KijiREST provides a REST (Representational State Transfer) interface for Kiji, allowing applications to interact with a Kiji cluster over HTTP by issuing the four standard actions: GET, POST, PUT, and DELETE.

Use this interface to pull data from Kiji tables into other applications, such as web pages making use of predictive modeling data to customize user interactions.

There’s an example of a KijiREST client as a RubyGem in the GitHub project kiji-rest-client which can be installed by executing:

gem install kijirest-client

REST Resources

Every REST request is parametrized by a resource path that uniquely identifies a server-side resource. Other optional parameters relevant to the action are specified in the query and body sections of the request. For example, to retrieve row data from the ‘users’ table, a GET request might look like the following:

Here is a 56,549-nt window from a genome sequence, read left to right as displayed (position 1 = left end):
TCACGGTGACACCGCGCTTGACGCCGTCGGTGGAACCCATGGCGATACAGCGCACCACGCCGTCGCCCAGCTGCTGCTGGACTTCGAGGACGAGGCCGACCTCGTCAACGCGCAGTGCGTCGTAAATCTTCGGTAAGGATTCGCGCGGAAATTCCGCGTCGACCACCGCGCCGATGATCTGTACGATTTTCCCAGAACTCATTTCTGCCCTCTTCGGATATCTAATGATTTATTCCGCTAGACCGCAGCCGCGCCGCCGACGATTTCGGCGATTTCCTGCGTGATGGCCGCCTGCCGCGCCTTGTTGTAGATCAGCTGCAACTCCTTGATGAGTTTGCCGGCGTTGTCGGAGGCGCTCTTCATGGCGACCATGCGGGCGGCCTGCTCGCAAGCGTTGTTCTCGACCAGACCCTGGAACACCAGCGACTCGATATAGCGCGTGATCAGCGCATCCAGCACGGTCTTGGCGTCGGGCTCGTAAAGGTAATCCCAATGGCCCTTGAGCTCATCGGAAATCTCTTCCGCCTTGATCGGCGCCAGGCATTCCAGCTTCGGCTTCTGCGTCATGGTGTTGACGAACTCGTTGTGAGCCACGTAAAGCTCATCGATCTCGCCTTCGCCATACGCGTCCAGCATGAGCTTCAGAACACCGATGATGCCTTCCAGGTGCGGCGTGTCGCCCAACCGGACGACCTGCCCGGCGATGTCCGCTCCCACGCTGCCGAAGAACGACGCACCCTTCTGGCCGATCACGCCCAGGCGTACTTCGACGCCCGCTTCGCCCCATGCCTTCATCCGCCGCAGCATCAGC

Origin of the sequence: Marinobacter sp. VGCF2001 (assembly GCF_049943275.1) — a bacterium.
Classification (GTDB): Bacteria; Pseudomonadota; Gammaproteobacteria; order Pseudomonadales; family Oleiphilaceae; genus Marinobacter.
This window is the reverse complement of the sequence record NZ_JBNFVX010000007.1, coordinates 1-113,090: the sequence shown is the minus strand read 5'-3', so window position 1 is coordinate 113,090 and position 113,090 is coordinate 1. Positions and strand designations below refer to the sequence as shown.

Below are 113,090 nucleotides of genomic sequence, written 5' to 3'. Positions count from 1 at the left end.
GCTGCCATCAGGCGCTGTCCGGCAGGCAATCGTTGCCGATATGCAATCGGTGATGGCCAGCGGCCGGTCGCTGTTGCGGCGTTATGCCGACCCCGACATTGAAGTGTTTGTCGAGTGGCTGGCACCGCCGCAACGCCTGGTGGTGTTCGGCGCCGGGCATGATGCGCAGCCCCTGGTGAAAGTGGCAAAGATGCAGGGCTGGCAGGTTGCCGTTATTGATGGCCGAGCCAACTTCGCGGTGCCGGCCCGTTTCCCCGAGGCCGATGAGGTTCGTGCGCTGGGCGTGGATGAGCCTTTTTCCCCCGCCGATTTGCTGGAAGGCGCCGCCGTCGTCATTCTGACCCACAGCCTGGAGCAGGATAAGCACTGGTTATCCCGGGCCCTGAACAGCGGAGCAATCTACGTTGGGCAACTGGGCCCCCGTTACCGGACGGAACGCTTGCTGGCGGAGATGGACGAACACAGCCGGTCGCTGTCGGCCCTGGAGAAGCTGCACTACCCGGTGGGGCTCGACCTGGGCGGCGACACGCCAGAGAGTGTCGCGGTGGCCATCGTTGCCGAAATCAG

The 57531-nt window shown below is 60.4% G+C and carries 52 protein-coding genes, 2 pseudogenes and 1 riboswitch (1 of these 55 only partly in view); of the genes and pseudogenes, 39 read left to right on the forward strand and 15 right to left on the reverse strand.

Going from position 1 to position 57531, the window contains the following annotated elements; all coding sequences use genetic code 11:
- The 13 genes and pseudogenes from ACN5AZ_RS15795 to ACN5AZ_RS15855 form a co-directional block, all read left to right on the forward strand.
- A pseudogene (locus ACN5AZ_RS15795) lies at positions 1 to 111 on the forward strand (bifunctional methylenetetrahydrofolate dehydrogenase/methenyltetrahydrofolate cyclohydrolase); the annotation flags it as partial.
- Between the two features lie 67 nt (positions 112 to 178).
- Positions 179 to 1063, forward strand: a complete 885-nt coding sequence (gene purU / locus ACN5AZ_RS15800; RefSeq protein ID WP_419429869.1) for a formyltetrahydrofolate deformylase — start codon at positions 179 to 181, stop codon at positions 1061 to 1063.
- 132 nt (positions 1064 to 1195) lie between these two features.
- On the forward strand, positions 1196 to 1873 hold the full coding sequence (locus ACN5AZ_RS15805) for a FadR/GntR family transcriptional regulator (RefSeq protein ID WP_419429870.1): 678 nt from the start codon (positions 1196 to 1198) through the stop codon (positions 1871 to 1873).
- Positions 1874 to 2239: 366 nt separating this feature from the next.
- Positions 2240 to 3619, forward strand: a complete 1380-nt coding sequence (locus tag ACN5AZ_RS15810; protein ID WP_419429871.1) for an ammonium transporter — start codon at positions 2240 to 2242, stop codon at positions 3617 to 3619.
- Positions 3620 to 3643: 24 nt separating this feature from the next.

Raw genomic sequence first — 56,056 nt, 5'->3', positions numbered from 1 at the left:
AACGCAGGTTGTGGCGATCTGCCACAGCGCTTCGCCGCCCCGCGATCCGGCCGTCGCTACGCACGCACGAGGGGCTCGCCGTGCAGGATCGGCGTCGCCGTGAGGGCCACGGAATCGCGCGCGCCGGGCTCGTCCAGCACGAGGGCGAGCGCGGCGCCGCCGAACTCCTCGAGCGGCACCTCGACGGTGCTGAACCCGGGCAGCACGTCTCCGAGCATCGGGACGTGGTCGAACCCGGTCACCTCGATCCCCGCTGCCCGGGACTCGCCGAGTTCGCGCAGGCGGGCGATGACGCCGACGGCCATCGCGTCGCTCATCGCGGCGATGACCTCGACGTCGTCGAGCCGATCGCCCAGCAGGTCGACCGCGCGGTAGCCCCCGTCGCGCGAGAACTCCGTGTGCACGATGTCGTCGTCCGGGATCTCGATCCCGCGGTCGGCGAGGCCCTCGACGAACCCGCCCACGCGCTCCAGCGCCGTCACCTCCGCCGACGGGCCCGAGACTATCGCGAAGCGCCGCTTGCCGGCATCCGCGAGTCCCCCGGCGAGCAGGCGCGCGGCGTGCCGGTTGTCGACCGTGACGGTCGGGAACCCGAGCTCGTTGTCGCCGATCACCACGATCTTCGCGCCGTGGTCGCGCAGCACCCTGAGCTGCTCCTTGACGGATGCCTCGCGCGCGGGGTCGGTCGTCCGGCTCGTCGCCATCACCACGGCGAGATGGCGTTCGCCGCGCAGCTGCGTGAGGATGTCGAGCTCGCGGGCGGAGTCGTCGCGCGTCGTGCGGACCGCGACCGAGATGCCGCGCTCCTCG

GET /v1/instances/dev_instance/tables/users/rows/c51ce410c124a10e0db5e4b97fc2af39[?...]

All returned data is modeled as JSON. The appropriate MIME types to accept are application/json for lists, metadata, and all non-row-data.

To make use of the interface, you need to know how to identify the KijiREST resources and what operations can be applied to the resources. This guide describes these items as well as how to setup and run KijiREST in your development and production environments.

KijiREST Open Source Development Project

The kiji-rest project will evolve over time to ensure maximum user and developer benefit.

Development Status

The Kiji project encourages the use of Java annotations for indicating the stability of API components. The levels of stability are as follows:

  • By default, unlabeled classes should be assumed to be Experimental.
  • Stable APIs are guaranteed to change only in binary-compatible ways within a major version (e.g., all 1.x.x versions)
  • Evolving APIs may change in binary-incompatible ways between minor versions (e.g., from 1.4.1 to 1.5.0) of the software. In particular, new features may be added in one minor version and altered or removed in the next.
  • Experimental APIs may change at any time.
  • Private APIs should all be considered Experimental.